As an example of how to use the NBER files, let’s look at the 2010 files. Files are indexed in this Census Summary File 1 (SF1) document. Search for “File 03” in that PDF to find the details for File 03 on page 184. Note that “P0030002” through “P0030008” are variables for race in the entire population. File 04 then has race and ethnicity among adults (male sex is “P0120002”, female sex is “P0120026”). File 07 has sex by race/ethnicity and age, and so on. You’ll want to save the specific variables from each of these files and generate your own dataset, depending on what you are attempting to do.

But what about rurality? That’s in the Summary File 2 (SF2) document. The US Census data used to be on a website called American Fact Finder, which was simple to use and wasn’t annoying. More recently it was moved to data.census.gov, which is a spiffy looking website that is in all actuality, quite terrible and I want it to go away. I can’t figure out how to download what I want. I tried to make a walkthrough of how to download urban/rurality by ZCTA but it gave me a blank table. Fortunately, I had downloaded it from American Fact Finder before it went offline. You can download the version that I saved here.

An alternative to data.census.gov in the wake of the loss of American Fact Finder is the NHGIS website. You can also try IPUMS, which also has data related to global health, GIS, time use, health surveys (NHIS and MEPS), and higher education information. Finally, there are a whole host of free Census files on AWS, I haven’t tried these but you might want to take a look here.

## Social Determinants of Health

Take a look at this handy review of SDoH definitions by Lori Dean and Roland Thorpe at JHU. Before I go any further, I recommend looking at the PhenX toolkit for their resources on SDoH. There are a few conceptual frameworks for SDOH. Here’s Healthy People 2030. Here’s the WHO one. I like the KFF’s Figure 1 here, which defines the following factors (note there’s plenty of overlap between Healthy People 2030 and KFF). Here’s a working list of resources that I’ll keep adding to, organized by KFF’s figure 1 overview:

As I expand these, I will do my best to cover as many of these as possible, as how they apply to ZIP code and county.

### Social Deprivation Index or SDI (ZCTA)

Derived from the American Community Survey 5-year estimates. Details include overall SDI score, income, education, employment, housing (% living in crowded rentals), household characteristics (% of single parent households with dependents who are minors), transportation (% car non-ownership), demographics (% black population, % high needs population). Details and download files can be found here.

Here’s the original description, prior to the use of ZCTA. This manuscript only discusses the Primary Care Service Areas (PCSAs), from the Dartmouth Atlas: https://pubmed.ncbi.nlm.nih.gov/22816561/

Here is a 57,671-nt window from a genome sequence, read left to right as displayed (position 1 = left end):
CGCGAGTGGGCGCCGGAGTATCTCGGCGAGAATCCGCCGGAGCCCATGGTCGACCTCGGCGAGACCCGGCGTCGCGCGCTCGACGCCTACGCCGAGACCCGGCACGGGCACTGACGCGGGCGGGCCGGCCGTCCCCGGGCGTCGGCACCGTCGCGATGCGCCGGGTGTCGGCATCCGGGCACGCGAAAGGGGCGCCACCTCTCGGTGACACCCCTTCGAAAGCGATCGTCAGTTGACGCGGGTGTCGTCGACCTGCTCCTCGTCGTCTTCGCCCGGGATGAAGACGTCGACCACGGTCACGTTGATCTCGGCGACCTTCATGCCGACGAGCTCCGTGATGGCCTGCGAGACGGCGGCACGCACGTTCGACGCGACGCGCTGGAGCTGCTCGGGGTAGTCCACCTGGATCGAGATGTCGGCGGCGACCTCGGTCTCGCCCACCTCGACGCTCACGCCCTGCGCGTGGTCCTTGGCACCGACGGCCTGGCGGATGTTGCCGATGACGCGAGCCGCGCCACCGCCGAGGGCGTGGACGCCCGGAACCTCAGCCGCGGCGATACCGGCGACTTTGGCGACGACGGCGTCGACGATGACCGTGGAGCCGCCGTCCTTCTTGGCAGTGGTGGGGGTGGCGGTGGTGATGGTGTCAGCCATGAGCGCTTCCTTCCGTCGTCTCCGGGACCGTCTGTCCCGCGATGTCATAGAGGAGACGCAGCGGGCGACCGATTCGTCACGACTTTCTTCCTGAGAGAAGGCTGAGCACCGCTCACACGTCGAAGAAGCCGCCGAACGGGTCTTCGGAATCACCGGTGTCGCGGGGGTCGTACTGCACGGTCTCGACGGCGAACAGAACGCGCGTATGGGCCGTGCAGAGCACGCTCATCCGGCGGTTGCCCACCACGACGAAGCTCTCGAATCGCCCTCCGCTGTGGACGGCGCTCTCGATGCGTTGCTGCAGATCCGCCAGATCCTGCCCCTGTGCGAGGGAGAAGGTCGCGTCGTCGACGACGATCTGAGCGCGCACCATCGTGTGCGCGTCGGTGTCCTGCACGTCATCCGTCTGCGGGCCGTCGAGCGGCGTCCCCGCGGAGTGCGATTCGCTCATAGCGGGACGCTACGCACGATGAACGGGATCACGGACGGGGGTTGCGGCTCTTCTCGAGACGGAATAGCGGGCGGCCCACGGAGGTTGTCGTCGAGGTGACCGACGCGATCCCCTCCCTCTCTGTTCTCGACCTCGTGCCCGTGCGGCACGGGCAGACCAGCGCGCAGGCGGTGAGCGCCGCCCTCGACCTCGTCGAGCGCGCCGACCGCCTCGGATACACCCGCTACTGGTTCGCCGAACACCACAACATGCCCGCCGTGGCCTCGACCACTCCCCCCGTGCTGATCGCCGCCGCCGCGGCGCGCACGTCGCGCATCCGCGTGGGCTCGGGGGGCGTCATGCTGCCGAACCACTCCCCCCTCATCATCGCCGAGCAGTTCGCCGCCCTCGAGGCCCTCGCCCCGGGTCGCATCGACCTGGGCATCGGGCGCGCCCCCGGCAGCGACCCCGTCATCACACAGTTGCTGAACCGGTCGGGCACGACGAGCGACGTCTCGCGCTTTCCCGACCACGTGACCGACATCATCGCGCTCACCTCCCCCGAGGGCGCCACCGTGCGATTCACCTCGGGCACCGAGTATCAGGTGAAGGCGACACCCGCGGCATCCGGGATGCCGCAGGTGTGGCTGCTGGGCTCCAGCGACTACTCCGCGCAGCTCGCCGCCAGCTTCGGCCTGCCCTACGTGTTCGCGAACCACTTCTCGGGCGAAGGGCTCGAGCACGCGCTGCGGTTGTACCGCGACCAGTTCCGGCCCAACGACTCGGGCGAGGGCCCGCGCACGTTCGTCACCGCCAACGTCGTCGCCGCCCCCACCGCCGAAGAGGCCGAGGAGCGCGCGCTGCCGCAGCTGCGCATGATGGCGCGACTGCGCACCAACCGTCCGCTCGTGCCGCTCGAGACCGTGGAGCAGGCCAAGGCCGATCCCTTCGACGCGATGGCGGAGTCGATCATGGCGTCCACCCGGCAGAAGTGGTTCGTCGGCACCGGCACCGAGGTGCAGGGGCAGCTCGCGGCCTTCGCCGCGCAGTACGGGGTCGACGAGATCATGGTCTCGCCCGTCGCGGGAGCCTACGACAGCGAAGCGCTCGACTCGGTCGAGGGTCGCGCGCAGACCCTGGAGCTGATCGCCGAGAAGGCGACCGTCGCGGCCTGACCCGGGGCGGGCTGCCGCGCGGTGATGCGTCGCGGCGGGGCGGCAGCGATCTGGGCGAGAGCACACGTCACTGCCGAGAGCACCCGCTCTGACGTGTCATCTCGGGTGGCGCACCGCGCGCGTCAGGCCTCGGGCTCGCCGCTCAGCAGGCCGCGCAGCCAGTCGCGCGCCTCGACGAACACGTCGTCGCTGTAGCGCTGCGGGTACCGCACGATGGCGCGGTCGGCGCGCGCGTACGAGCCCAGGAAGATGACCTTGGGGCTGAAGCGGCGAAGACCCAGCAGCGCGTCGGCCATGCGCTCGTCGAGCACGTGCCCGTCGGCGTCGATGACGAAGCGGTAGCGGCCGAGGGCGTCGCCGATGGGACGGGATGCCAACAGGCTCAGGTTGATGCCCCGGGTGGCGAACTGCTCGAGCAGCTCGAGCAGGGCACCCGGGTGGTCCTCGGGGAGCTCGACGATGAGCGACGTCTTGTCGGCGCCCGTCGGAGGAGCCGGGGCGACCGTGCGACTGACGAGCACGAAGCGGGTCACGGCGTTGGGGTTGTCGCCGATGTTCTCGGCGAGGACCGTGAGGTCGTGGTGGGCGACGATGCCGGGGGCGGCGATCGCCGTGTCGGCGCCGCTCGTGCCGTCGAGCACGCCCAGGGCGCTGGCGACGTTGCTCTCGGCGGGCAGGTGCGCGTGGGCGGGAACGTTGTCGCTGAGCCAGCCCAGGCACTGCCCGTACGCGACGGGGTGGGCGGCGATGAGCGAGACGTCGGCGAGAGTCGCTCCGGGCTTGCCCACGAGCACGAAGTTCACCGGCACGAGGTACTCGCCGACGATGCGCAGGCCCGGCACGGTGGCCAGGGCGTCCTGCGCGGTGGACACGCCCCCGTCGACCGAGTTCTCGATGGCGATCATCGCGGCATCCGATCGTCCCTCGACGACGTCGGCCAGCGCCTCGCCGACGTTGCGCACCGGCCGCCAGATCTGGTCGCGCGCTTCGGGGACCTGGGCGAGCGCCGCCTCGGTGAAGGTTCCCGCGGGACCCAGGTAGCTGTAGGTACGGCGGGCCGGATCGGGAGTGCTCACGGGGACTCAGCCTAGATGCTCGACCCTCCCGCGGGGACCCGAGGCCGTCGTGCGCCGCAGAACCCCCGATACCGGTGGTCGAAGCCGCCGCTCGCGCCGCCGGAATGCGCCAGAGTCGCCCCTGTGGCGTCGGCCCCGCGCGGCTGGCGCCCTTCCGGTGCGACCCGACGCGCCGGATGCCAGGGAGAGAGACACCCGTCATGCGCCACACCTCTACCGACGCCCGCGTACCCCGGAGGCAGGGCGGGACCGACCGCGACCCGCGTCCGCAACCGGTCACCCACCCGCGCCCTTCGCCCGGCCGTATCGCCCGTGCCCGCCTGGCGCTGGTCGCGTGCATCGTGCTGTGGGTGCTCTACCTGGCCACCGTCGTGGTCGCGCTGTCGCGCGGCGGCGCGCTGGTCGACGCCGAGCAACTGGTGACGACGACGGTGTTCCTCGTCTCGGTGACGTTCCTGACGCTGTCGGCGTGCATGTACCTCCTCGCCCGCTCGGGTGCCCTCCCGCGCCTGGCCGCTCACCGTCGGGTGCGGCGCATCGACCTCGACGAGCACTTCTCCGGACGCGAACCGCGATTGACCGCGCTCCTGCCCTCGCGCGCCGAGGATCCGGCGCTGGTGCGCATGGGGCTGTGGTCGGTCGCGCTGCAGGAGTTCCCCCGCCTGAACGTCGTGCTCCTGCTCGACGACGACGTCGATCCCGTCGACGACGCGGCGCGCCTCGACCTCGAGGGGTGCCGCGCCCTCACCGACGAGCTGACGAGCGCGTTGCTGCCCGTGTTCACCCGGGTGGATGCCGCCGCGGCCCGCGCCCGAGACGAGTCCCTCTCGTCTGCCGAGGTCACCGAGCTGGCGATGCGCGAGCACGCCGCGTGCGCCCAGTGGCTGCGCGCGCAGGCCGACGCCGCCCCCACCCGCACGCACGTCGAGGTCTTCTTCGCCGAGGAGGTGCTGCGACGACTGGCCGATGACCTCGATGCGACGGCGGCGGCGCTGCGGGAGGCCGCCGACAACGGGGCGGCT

### HUD datasets on housing, income, etc. (can use the HUD-ZIP crosswalk)

Here is the website: https://hudgis-hud.opendata.arcgis.com/

I haven’t explored these data files much, but some details are below. The only file that natively includes the ZCTA is the Difficult Development Areas, under Community Development below.

• Agency administration – How the HUD is divided. Yawn.
• Community development – Community development block grant, LIHTC Qualified Census Tracts (aka low income), Difficulty Development Areas for Low Income Housing Tax Credit (LIHTC; high cost of living relative to Area Median Gross Income; interestingly using the ZCTA for metropolitan areas), Neighborhood Stabilization Program (purchase of abandoned buildings), Empowerment Zone/Enterprise Community/Renewal Community (economic growth tax incentives), Revitalization Areas.
• Community indicators – Details by American Community Survey, self-reported perceived rural/urban status (see Rurality section below), low-to-moderate income population by tract from the American Community Survey, Location Affordability Index from the American Community Survey, extreme temperatures by 1 degree latitude and longitude.
• Fair housing – More to come.
• Housing counseling – More to come.
• Initiatives and demonstrations – More to come.
• Location affordability – More to come.
• Mortgage insurance programs – More to come.
• Rental assistance programs – More to come.
• Disaster recovery – More to come.

## Rurality

### RUCA codes (Unclear ZIP type)

There was a bug in the 2010 US Census-derived RUCA-ZIP and the linkage was updated in 2020, and can be found here. I’m trying to figure out whether RUCA is most similar to ZCTA or USPS ZIP Codes. I’ll come back and update what I find out. Update: I didn’t get a response to my inquiry. Since this is linked to the Census data, it’s possibly ZCTA.

### American Housing Survey (AHS) from HUD

Urbanization Perceptions Small Area Index. This was self-reported neighborhood as urban, suburban, or rural. Link is here.

### US Census (ZCTA)

The US Census details their take on rurality here. The actual rurality details for the 2010 census are in “Summary File 2”, details of which can be found here. As documented above, data.census.gov is a barrier to downloading census data. Fortunately, I grabbed rurality by ZCTA from American Fact Finder before it was shut down. You can grab my file here.

### NCHS Urban-Rural Classification (Counties)

This is a very popular classification methodology people frequently use this scheme so I’m including it here. Details are here.